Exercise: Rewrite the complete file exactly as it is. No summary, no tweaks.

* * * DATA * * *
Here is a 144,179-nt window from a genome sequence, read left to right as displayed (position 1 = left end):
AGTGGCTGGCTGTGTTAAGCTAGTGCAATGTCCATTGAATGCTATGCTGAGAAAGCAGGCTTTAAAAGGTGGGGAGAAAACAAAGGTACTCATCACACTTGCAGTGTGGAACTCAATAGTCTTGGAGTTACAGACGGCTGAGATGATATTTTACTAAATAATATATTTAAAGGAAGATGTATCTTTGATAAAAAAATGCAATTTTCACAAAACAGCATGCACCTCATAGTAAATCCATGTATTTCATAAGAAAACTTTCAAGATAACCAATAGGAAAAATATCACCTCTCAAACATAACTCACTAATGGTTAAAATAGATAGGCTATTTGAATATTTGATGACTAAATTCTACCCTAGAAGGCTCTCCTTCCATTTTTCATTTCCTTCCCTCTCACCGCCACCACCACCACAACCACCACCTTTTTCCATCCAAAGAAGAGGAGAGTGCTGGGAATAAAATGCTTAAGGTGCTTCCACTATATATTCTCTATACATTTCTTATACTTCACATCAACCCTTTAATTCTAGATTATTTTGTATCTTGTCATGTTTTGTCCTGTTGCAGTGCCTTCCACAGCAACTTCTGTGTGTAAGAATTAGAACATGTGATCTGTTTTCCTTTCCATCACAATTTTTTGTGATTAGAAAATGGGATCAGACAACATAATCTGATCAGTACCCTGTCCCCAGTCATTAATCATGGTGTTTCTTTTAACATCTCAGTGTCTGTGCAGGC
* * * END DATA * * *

Here is a 144,179-nt window from a genome sequence, read left to right as displayed (position 1 = left end):
AGTGGCTGGCTGTGTTAAGCTAGTGCAATGTCCATTGAATGCTATGCTGAGAAAGCAGGCTTTAAAAGGTGGGGAGAAAACAAAGGTACTCATCACACTTGCAGTGTGGAACTCAATAGTCTTGGAGTTACAGACGGCTGAGATGATATTTTACTAAATAATATATTTAAAGGAAGATGTATCTTTGATAAAAAAATGCAATTTTCACAAAACAGCATGCACCTCATAGTAAATCCATGTATTTCATAAGAAAACTTTCAAGATAACCAATAGGAAAAATATCACCTCTCAAACATAACTCACTAATGGTTAAAATAGATAGGCTATTTGAATATTTGATGACTAAATTCTACCCTAGAAGGCTCTCCTTCCATTTTTCATTTCCTTCCCTCTCACCGCCACCACCACCACAACCACCACCTTTTTCCATCCAAAGAAGAGGAGAGTGCTGGGAATAAAATGCTTAAGGTGCTTCCACTATATATTCTCTATACATTTCTTATACTTCACATCAACCCTTTAATTCTAGATTATTTTGTATCTTGTCATGTTTTGTCCTGTTGCAGTGCCTTCCACAGCAACTTCTGTGTGTAAGAATTAGAACATGTGATCTGTTTTCCTTTCCATCACAATTTTTTGTGATTAGAAAATGGGATCAGACAACATAATCTGATCAGTACCCTGTCCCCAGTCATTAATCATGGTGTTTCTTTTAACATCTCAGTGTCTGTGCAGGC